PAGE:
Water Usage - Conserve
by Scott LaFleur
What a difference a year can make. The summer of 2009 brought 26 days of rain between June 1 and July 7 with nature’s cruel finale being a massive storm, causing flooding and major hail damage at Garden in the Woods. In 2010 plants are trying to make due with trickles of dew in the early morning, hardly enough to quench their thirst in the searing heat. Mother Nature is forcing gardeners to choose between withered plants and inflated water bills. Perennials and trees enduring this drought may perform poorly in 2010 and in some cases for years to come.
The solution to the problem of water usage comes down to responsible and intelligent use. If we are to have enough usable water for the future, we need to conserve in the house and in the garden.
What can one homeowner do about water shortage? You might be astounded to see the total number of gallons of water your home tallies each year. Calculate your water usage at http://www.csgnetwork.com/waterusagecalc.html. The average American household uses more than 100 gallons a day, while millions of the poorest families of the world live on 5 gallons or less a day. Lush and beautiful garden beds and water hungry lawns can be a major portion of that water use, however, gardens don’t have to be water-hungry and lawns don’t need to be so large. There are several simple approaches to conserving water
- Use less from the start
- Use water more efficiently
- Use water that often goes untapped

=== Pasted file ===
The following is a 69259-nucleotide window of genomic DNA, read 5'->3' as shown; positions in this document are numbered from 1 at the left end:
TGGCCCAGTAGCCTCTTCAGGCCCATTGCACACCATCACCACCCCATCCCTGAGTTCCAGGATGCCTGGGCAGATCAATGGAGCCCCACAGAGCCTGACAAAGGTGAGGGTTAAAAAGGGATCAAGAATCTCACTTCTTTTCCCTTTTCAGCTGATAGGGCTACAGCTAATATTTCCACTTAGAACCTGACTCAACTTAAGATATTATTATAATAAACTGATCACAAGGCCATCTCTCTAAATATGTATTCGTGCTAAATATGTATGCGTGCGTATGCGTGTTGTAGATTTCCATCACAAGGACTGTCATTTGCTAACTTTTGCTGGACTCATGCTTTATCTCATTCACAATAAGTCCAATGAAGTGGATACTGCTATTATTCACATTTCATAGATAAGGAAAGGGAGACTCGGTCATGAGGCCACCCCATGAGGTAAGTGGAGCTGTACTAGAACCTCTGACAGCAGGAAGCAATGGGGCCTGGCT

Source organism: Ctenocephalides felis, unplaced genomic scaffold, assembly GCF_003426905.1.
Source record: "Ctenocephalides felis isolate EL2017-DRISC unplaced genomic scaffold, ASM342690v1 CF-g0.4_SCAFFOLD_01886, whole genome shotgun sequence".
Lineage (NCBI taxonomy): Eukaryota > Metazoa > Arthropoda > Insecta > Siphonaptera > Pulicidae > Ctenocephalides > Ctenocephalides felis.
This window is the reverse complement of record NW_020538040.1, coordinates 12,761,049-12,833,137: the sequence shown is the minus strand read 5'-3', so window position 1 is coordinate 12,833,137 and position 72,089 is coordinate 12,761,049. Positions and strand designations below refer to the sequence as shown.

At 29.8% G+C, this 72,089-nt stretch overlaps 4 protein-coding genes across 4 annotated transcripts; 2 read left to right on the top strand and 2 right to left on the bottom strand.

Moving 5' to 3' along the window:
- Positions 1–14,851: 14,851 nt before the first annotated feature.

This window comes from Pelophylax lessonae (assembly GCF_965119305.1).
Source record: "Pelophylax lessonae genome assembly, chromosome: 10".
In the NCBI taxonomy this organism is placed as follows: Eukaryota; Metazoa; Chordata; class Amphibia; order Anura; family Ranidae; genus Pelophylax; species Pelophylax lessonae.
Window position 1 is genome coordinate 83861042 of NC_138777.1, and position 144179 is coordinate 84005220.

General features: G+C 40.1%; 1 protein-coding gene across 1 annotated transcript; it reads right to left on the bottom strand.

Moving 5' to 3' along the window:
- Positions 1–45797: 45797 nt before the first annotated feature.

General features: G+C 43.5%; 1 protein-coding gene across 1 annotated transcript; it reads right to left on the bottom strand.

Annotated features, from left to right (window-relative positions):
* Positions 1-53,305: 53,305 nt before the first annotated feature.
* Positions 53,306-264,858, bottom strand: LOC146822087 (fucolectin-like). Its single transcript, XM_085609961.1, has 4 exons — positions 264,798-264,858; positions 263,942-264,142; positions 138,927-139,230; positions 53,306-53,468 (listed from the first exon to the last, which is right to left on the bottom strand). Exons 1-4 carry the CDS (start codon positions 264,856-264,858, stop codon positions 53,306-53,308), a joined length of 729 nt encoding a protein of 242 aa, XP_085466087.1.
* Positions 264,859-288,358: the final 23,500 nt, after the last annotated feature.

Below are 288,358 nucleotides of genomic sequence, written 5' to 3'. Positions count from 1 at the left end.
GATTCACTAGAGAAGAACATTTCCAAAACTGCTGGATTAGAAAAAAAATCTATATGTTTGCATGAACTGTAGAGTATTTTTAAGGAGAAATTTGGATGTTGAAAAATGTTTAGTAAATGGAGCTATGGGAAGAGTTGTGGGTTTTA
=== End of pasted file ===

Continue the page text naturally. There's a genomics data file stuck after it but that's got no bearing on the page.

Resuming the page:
You can also gain control of your yard’s water use without compromising style or enjoyment by making wise plant choices. There are plants ideally adapted for every type of soil and every position in the landscape
- Soil type - Choosing the right native plant for the right soil condition is the best place to start.
- Is the soil dark and rich with bits of organic matter or pale and mostly mineral?
- Does the soil hold in clumps like clay, or is it fine and gritty?
- Moisture on the site - Your soil type and high or low location relates directly to how much moisture your soil can normally hold.
- Are you on a high, dry spot?
- Are you in a low, boggy area?
- Full sun = more than 6 hours
- Part sun = 4 to 6 hours
- Part shade = 2 to 4 hours
- Shade = less than 2 hours
- Deep shade = no direct sun
- Exposure to the elements
- Your exposure will play a critical role in how quickly the soil dries out.
- A sunny, wind-exposed area calls for different plants than a spot sheltered by evergreen trees and partly shaded.
Once you have a good idea of the realities of your planting area, you need some information about plants. Plants native to the eco-region you live in give you a head start on success because they have adapted to the region’s climate and soils. Planted in the correct soil and site, these natives need little or no supplemental water once established, however, establishing them in a specific landscape can take about three years. If you don’t have time for or the inclination toward evaluating your property, call in a landscape designer with a strong background in water use and native plants.